The Cabin in the Woods
Director : Drew Goddard
Screenplay : Joss Whedon & Drew Goddard
MPAA Rating : R
Year of Release : 2012
Stars : Kristen Connolly (Dana), Chris Hemsworth (Curt), Anna Hutchison (Jules), Fran Kranz (Marty), Jesse Williams (Holden), Richard Jenkins (Sitterson), Bradley Whitford (Hadley), Brian White (Truman), Amy Acker (Lin), Tim De Zarn (Mordecai), Tom Lenk (Ronald The Intern), Dan Payne (Mathew Buckner), Jodelle Ferland (Patience Buckner), Dan Shea (Father Buckner), Maya Massar (Mother Buckner), Matt Drake (Judah Buckner)
Delayed by nearly two years due to financial troubles at MGM, Drew Goddard’s Cabin in the Woods has finally arrived in all its meta-horror glory, much to the delight of knowing genre fans who will, no doubt, enjoy chewing on every grisly bone tossed their way. The details of the film’s storyline are deliberately vague at the beginning although the concept is clearly postmodern in its design, and much of the fun is trying to figure out how the story’s two seemingly disparate yet obviously interconnected parts fit together. One half of the film involves a quintet of college students taking a weekend break at the titular cabin in the woods, while the other half involves a group of … well, we’re not sure exactly who they are, but they occupy a large, technically sophisticated underground lair where they watch the activity in the cabin via hidden cameras and have a lot of stake in manipulating what transpires.
The screenplay by Buffy the Vampire Slayer creator Joss Whedon and Goddard, who is making his directorial debut after penning Matt Reeves’s Cloverfield (2008), is like a senior thesis about the modern horror genre masquerading as a movie. Like Wes Craven’s Scream (1996) and its various progeny, the film’s postmodern thrills rely heavily on the audience’s knowledge of the genre and understanding of the “rules” by which it operates. Of course, this creates an inherent tension within the film, as playful deconstruction of the familiar requires an almost rote recreation of that very familiarity. Thus, the real weakness in Cabin in the Woods is the horror movie within the horror movie, in which the college students do what all college students do, from The Texas Chain Saw Massacre (1974) to The Evil Dead (1982): They wander haplessly to their own dooms, thinking they are out for a good time. Whedon and Goddard provide us with a fairly generic cross-section of young twentysomethings, all of whom fit (necessarily, as it turns out) into a pre-cut mold: nice girl Dana (Kristen Connolly), bad girl Jules (Anna Hutchison), Jules’s jock boyfriend Curt (pre-Thor Chris Hemsworth), new friend Holden (Jesse Williams), and single stoner/paranoid conspiracy buff Marty (Fran Kranz).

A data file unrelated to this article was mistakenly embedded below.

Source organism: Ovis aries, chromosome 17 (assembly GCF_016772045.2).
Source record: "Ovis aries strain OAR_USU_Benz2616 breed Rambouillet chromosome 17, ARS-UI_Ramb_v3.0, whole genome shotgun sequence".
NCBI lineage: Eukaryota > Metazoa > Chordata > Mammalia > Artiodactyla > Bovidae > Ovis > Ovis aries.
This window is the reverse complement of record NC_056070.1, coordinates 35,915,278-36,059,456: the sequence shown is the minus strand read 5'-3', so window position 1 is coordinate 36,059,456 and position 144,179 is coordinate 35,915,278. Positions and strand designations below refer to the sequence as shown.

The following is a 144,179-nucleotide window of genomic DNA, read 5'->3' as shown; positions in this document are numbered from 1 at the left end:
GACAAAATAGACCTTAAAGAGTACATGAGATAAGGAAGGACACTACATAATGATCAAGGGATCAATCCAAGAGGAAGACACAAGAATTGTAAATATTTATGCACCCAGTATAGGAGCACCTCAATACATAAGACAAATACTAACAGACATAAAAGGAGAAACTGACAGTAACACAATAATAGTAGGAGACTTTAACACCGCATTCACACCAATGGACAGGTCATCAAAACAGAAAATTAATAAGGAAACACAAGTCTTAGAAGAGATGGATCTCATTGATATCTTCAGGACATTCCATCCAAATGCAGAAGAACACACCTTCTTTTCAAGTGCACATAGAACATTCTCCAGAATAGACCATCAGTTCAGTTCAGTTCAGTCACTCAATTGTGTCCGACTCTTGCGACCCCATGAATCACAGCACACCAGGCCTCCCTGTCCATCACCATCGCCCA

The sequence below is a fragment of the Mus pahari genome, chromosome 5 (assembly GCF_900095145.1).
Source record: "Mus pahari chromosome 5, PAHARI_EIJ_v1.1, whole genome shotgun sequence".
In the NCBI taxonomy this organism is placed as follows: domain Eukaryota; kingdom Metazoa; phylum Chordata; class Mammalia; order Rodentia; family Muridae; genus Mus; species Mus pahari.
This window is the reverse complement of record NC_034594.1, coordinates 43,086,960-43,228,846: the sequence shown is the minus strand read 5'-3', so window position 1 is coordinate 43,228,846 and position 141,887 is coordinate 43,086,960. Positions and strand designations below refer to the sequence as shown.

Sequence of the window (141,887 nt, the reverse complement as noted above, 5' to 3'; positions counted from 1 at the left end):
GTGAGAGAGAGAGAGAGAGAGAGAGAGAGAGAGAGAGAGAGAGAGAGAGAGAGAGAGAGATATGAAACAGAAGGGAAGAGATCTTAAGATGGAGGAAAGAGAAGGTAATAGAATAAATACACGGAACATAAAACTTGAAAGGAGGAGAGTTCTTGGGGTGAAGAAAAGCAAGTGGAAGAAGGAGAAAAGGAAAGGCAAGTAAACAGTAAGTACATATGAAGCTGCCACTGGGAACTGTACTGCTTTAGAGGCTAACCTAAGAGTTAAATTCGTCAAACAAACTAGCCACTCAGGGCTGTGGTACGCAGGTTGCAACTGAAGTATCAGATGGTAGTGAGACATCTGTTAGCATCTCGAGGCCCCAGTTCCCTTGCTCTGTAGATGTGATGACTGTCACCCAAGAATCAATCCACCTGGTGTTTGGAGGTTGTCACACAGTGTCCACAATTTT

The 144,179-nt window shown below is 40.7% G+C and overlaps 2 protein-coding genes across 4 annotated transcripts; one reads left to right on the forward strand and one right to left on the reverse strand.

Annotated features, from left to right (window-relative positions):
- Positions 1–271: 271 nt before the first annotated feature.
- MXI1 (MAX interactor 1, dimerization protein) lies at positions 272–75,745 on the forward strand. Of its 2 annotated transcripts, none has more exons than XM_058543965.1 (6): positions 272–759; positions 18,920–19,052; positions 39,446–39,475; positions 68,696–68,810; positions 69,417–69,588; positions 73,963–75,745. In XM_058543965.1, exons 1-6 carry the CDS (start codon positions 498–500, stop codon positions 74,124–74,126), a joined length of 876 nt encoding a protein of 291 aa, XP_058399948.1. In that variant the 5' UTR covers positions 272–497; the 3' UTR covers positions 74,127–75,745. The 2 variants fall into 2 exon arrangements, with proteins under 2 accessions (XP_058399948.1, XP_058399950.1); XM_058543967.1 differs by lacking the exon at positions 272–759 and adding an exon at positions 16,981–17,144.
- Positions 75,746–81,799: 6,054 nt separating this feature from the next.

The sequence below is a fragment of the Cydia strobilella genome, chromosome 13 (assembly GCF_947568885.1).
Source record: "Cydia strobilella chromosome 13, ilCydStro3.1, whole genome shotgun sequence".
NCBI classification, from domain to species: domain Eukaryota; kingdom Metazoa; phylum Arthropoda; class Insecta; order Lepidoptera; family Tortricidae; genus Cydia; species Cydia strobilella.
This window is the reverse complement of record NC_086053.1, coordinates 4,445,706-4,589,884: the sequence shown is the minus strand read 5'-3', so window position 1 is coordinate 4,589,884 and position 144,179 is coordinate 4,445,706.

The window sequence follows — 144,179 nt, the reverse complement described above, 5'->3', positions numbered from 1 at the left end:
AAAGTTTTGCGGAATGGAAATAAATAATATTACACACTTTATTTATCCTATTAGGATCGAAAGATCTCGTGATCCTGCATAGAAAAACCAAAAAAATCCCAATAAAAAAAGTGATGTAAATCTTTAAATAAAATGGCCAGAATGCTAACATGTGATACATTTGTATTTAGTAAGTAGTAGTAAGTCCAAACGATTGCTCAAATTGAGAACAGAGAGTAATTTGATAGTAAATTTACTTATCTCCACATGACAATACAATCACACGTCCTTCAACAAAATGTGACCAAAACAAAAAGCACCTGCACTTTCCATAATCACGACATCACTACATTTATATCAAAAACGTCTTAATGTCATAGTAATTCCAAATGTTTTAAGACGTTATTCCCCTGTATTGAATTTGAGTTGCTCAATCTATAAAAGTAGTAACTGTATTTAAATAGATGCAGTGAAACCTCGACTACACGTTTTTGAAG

The activity going on in the underground lair, which resembles a cross between a nuclear reactor and a television control room, is a lot more interesting, particularly the banter between Sitterson (Richard Jenkins) and Hadley (Bradley Whitford), who are plain-looking white-collar types who appear to be running the show. Cryptic comments about similar happenings in other countries, an office-wide pool about an important occurrence in the cabin, and the clearly bothered countenance of Truman (Brian White), a new security guard, all point to something devious—but what? Careful viewers will pick up on some obvious connections between the two parts of the film pretty quickly, but I would wager that virtually no one will foresee exactly where it’s headed, even if you correctly guess who dies and who doesn’t. Astute horror fans will recognize that none of this is particularly new, as horror film have been tweaking the “rules” for decades now, even within otherwise straightforward genre efforts that have no real stake in deconstructing anything.
Where Cabin in the Woods pulls away from other efforts is in the sheer grandiosity of its intentions, as it somehow moves from the simplicity of nubile youth pursued in the dark of the woods by violent fiends to an all-out monster mash that seeks nothing less than a frenzied synthesis of every possible source of fear the genre has to offer. It has some genuinely startling moments, a few good scares, plenty of gore, and one compellingly weird truth-or-dare moment when Jules makes out with a mounted wolf’s head in a way that is deeply creepy and erotic at the same time. It’s too bad, though, that for all its cleverness and out-of-left-field weirdness, the film ultimately falls back on some hackneyed conventions, including the character who you think is dead but isn’t and the last-minute cameo by someone to literally explain everything we’ve been seeing. Of course, one could argue that, in a pomo soup like Cabin the Woods, the very presence of such trite devices is their own critique, which makes one’s appreciation of the film as much of a puzzle as the film itself.
Copyright ©2012 James Kendrick
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